Tony Allen is one of African music’s immortals. While his passing last April was unexpected, his legacy lives on with the aptly titled There Is No End. Allen’s legacy was cemented early in his career when he pioneered the Afrobeat sound with Fela Kuti in Africa 70, but the past 2 decades have given us some of Allen’s best work. He’s continued to experiment with cross-genre collaborations, while also crafting some of the finer jazz albums in recent years. His collaboration with Hugh Masekela, Rejoice, was one of the best albums of 2020. There is really no hyperbole in Brian Eno’s claim that Allen is ‘perhaps the greatest drummer who has ever lived.‘ He’s certainly in the conversation.
Before he passed, Allen was working on There Is No End – an album of beats for a new generation of rappers to rhyme on. All of the tracks were created before his passing, and the album’s first single “Cosmosis” was complete. The remainder of the record was left to co-producers Vincent Taeger and Vincent Taurelle to arrange with a diverse range of contributors.
I am skeptical of posthumous records. Not so much because I haven’t enjoyed many of them, but because they are made in the name of an artist who hasn’t signed off on it. In this case though, with a template of his vision in place, I think Tony Allen might have approved of There is No End. This is not an Afrobeat record, and it’s not a jazz record. It is a hip hop record. The live instrumentation isn’t aimed at recreating a boom-bap sound, though, or even the vibe of a band like The Roots. There Is No End is like nothing else.
The playing here is some of the best of Allen’s career, and with the drums front and centre in the mix, his role is much more than that of a sideman. His polyrhythms are sprinkled with the signature high-hats of jazz drummers Max Roach and Art Blakey, two of Allen’s greatest influences. More surprisingly, there is a significant electronic presence in the mix. Supposedly, while creating these tracks, Allen would sit in the studio and play while listening to classic hip hop records on his headphones, not to recreate the beats but to put his spin on them. The results are driving hip hop rhythms with Allen’s crisp snare and high hat filigree. It’s very funky.
On first single “Cosmosis”, Damon Albarn (with whom Allen has worked frequently before) shares writing credits and plays bass, guitar, and keyboards; standout UK grime artist Skepta features, as does Nigerian poet and spoken word artist Ben Okri. The vibe is dark and melancholy, the bass and keys ominous, and the drums frantic. Okri opens with a passage about the bleak state of the world and the important things we must hold onto. He continues:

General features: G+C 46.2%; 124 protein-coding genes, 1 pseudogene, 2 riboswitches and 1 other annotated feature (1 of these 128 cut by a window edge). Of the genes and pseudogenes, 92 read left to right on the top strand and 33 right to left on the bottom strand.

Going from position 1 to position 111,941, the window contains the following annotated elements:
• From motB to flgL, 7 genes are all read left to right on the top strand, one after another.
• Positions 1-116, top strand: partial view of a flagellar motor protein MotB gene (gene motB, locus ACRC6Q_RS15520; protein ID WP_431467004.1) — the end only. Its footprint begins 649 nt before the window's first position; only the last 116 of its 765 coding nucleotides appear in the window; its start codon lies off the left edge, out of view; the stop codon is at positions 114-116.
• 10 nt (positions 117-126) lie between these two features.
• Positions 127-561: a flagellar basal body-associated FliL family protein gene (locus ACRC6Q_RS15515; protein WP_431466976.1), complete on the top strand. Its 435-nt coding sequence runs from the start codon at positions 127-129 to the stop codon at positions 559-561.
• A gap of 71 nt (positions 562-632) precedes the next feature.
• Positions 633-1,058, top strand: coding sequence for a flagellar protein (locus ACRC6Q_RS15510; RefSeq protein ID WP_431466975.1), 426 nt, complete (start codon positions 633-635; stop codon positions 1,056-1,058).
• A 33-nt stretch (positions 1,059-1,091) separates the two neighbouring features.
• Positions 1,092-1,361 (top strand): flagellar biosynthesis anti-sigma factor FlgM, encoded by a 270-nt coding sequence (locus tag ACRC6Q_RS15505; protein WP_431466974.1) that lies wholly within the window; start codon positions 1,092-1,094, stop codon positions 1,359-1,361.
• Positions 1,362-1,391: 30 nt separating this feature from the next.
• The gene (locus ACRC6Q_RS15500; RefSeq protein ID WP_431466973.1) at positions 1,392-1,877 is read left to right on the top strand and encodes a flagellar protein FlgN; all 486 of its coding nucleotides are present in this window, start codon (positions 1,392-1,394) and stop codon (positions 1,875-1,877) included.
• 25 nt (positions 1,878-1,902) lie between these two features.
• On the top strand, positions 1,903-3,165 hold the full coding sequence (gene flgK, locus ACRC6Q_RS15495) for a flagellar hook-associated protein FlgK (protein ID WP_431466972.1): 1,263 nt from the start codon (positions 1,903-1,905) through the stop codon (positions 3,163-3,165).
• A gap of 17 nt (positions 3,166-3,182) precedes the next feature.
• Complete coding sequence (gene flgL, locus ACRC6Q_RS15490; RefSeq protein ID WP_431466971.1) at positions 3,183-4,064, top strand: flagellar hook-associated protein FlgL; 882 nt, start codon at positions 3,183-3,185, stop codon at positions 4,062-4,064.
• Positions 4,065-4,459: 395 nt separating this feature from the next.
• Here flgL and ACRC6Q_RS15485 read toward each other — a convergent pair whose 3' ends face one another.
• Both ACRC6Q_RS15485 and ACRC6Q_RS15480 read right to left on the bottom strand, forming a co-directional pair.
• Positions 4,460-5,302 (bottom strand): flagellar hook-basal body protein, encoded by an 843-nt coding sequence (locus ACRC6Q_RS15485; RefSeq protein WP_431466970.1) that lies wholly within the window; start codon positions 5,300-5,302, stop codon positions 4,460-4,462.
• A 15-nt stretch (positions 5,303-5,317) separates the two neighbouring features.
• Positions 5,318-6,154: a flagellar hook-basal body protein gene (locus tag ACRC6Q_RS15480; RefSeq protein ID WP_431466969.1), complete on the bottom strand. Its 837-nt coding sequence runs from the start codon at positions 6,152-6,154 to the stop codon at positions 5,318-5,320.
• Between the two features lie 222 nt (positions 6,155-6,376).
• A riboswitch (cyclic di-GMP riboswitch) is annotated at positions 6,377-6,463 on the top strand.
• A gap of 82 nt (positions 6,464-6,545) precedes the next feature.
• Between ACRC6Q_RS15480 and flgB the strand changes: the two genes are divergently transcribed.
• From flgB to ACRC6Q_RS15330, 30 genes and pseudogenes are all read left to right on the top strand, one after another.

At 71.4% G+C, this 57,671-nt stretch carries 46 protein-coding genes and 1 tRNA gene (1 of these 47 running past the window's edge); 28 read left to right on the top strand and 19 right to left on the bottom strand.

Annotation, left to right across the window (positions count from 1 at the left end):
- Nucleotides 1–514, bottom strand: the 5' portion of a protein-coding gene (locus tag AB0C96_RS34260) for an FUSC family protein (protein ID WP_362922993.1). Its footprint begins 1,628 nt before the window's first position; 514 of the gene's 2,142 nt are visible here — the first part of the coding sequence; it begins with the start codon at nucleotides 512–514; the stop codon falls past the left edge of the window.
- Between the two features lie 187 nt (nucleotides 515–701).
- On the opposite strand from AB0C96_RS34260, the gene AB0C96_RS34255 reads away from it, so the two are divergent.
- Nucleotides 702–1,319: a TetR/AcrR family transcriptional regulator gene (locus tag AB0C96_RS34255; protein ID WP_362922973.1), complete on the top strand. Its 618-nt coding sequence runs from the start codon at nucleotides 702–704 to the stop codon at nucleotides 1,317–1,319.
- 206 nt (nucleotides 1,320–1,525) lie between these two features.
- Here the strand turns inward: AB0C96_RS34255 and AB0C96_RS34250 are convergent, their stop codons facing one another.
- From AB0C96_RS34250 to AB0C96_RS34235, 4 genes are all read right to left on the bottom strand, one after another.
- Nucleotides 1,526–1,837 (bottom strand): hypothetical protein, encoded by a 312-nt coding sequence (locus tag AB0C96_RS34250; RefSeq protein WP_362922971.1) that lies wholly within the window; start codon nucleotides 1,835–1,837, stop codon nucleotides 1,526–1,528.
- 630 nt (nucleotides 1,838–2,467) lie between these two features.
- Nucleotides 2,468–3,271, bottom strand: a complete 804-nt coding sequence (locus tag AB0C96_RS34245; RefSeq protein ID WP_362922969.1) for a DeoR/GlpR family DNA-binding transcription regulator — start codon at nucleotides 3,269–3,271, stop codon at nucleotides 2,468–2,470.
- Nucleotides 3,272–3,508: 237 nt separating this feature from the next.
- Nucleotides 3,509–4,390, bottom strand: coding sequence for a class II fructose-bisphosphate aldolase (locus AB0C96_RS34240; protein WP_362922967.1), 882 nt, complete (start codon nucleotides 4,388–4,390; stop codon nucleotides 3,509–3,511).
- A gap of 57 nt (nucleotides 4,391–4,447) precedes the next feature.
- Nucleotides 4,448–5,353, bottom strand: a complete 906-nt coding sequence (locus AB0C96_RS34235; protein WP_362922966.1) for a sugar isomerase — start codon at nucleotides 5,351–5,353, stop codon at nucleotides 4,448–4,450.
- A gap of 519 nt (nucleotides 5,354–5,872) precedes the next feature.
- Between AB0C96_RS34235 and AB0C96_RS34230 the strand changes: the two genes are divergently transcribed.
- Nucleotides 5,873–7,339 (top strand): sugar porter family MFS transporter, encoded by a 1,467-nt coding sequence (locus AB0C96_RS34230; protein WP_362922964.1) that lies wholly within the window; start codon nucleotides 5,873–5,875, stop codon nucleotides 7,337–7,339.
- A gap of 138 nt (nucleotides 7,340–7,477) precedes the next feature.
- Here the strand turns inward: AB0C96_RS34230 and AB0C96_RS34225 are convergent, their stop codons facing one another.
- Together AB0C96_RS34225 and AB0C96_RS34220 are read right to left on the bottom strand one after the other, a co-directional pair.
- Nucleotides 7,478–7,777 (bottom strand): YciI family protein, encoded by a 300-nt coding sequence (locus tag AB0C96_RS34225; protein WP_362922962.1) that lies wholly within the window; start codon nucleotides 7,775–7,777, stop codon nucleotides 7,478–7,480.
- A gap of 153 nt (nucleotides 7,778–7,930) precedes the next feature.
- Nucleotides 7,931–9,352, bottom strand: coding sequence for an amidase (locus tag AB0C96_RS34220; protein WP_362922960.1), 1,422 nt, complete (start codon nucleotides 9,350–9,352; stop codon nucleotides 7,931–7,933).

‘Let’s talk about the art
Of how things break
Things that were hard to make
Things like peace, and love, and need
How the nations shape
How the good is lost to the fake
Oh, brief change by osmosis
Change and the music of Cosmosis‘
It’s heavy stuff. Relief arrives with a sharp 8 bars from Skepta, which is repeated after more reflection on the state of the world by Okri. It’s one of the standout tracks of the year thus far.
Other highlights include “Stumbling Down”, a bassy slow groove with Zimbabwe-born Australian Sampa the Great. Danny Brown lends a hand on the excellent “Deer in Headlights”, and KoreaTown Oddity, who released one of the best underground rap records of 2020 with Little Dominiques Nosebleed, finds the pocket on funky “Rich Black” with some lovely vocals by Laetitia ‘Jaeguar’ Bourgeois.
With one of Allen’s intentions for the album to be a platform for a new generation of artists, it’s fitting that some of the best features here are from relatively lesser-known MCs. North Carolina’s Jah-Monte Ogbon paints vivid images on the wonderfully woozy “Crushed Grapes”; LA’s Tsunami spits grimy street rhymes on “Tres magnifique”; and West Londoner Lava La Rue is stunning on “One Inna Million” with major neo-soul vibes.
At 43 minutes, There Is No End is a generous offering by today’s standard, and the tracklist could have been trimmed a little. “Hurt Your Soul” has a menacing bassline and some fantastic drums, but Nate Bone is underwhelming; “My Own” with Marlowe is utterly forgettable.
For the most part, though, There is No End is a triumph. The drumming is sublime, the production feels fresh, and the featured artists mostly put in memorable performances. It also largely avoids the pitfalls of many posthumous records because of its tight focus. This is not a ‘tribute record’ in the colloquial sense. It doesn’t sound like anything Allen has done before, and yet his vision is all over this. Co-producers Vincent Taeger and Vincent Taurelle, from one finished song and a collection of beats, have given life to the final artistic vision of one of music’s true visionaries.